Australia’s second biggest bank, Westpac Banking Corp (ASX: WBC), has become the latest bank to increased fixed interest rates for potential home buyers that are getting a loan with principal and interest repayments.
According to reporting by the Australian Financial Review, Westpac is going to increase its two-year and three-year fixed rate loans by 10 basis points and this will be also implemented with its smaller banks: St George, BankSA, Bank of Melbourne and RAMS.
It isn’t the first big bank to increase the fixed interest rate. The biggest Australian bank, Commonwealth Bank of Australia (ASX: CBA), decided to increase fixed rate last month.
The AFR quoted a spokesman for Westpac who said:
In making this decision, we took into account multiple factors including the need to manage pricing changes in a sustainable way.
We are in a record low interest rate environment and continue to offer competitive home loan rates for customers.
Depending on the direction of the cost of Westpac’s funding, this interest rate rise might mean Westpac can earn a slightly higher net interest margin (NIM) on the loans it gives out.
What has been happening for Westpac recently?
Over the last six months the Westpac share price has risen by over 32%.
Just over a month ago, the big four ASX bank reported its FY21 half-year result which showed a sizeable profit improvement year on year. Excluding notable items, Westpac’s cash earnings went up 60% to $3.82 billion.
Statutory net profit was up 189% to $3.44 billion. Westpac’s cash earnings went up 256% to $2.54 billion. However, the net interest margin (NIM) dropped 4 basis points year on year to 2.09%. But compared to the second half of FY20, the NIM went up 6 six basis points.
Westpac’s balance sheet improved, the common equity tier 1 (CET1) capital ratio improved by 153 basis points to 12.34%.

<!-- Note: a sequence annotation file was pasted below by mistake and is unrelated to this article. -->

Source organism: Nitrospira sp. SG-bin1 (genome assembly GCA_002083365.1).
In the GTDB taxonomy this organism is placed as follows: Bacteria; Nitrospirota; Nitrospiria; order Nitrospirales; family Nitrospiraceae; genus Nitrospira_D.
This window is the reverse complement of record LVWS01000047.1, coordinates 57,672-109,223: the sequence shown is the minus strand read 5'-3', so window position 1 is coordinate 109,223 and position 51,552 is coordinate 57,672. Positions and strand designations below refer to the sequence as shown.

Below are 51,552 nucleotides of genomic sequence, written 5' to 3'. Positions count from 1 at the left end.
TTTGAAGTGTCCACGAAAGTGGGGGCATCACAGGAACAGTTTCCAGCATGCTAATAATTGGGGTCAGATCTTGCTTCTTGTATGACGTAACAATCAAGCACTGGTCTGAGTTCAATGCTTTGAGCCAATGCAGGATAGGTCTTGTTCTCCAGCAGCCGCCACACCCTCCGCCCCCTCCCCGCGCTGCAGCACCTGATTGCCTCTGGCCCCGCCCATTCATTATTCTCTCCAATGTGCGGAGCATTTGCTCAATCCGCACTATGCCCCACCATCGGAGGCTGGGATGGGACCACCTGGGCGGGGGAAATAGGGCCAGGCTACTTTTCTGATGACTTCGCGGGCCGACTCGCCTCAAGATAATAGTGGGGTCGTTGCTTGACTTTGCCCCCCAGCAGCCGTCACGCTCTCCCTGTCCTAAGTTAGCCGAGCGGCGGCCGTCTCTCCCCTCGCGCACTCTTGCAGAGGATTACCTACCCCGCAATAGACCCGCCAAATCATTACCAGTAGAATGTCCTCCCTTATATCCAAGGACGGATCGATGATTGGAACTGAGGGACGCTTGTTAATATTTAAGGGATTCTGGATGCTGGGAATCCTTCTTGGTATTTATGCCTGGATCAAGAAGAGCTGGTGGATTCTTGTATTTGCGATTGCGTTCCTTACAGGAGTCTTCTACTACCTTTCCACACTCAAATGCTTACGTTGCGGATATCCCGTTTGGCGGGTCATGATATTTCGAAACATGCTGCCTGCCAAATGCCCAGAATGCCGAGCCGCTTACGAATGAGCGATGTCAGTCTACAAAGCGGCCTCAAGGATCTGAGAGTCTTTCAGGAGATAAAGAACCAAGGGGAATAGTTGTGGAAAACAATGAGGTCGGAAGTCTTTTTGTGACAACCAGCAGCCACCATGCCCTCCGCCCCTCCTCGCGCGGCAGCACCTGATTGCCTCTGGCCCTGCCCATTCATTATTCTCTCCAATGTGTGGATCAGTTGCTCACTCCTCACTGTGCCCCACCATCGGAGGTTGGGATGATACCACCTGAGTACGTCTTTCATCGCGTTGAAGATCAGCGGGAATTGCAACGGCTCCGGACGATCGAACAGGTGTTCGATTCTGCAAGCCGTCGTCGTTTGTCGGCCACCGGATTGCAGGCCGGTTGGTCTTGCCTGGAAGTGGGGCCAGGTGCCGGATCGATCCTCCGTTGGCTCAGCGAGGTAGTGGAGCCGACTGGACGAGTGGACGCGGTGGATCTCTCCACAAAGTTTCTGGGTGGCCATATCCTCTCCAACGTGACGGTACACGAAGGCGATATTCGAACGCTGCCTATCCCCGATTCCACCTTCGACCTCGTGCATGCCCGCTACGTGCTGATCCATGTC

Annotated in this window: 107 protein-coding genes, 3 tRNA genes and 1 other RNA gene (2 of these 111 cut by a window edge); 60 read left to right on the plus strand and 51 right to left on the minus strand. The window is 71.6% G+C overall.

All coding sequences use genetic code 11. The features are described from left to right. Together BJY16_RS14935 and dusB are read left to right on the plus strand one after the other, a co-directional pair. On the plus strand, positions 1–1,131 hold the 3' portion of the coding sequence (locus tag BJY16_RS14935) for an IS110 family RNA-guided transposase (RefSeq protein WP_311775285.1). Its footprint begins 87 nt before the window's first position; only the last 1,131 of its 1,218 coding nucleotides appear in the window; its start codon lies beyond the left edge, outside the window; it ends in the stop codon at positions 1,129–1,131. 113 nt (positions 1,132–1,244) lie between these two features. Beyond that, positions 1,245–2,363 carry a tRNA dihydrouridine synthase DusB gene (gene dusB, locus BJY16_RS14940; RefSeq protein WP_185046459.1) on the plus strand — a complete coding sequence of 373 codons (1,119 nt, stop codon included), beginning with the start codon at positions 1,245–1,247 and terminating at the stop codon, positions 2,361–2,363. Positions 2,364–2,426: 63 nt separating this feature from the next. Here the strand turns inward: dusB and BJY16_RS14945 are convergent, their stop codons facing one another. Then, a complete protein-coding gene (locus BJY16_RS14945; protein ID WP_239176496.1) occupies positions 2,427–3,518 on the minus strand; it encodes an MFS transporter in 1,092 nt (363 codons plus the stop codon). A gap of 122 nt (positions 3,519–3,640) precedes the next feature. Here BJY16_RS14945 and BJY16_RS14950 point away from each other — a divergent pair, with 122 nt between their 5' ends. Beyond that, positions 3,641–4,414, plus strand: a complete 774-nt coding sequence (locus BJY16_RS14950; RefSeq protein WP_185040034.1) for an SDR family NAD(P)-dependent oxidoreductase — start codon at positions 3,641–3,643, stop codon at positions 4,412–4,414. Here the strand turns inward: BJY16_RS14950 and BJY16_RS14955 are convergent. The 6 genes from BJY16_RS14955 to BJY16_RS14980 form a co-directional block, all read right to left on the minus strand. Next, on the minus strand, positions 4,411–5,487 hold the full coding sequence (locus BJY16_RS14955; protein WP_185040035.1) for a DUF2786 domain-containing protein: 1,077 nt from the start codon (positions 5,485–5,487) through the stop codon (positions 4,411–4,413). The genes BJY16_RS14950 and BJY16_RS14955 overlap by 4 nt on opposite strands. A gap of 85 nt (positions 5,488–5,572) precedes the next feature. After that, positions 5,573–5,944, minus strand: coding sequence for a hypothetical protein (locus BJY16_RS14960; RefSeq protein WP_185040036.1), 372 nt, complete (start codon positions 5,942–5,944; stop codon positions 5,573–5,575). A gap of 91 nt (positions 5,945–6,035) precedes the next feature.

The CEO of Westpac, Peter King, gave some comments on the outlook for the bank and economy:
It has been a promising start to the year with increased cash earnings, growth in mortgages and continued balance sheet strength.
First half earnings were considerably higher than the prior corresponding period, mainly due to an impairment benefit reflecting improved asset quality and a better economic outlook. Notable items were also lower.
Importantly, we are beginning to see the benefits of our new operating model through improved performance.
Our Australian mortgage book increased $2.6 billion over the past six months, with good growth in owner occupier loans partly offset by lower investor lending. Owner occupier loans increased 3 per cent, with first home buyers making up 13 percent of new loans.
Australia and New Zealand have managed the pandemic well and we are proud to have helped so many customers return to full repayments. Stressed exposures to total committed exposures ended the half at 1.60 per cent, compared to 1.91 per cent at 30 September 2020.
While the economic outlook is more positive, there is still some uncertainty and we have remained prudent in our impairment provisioning.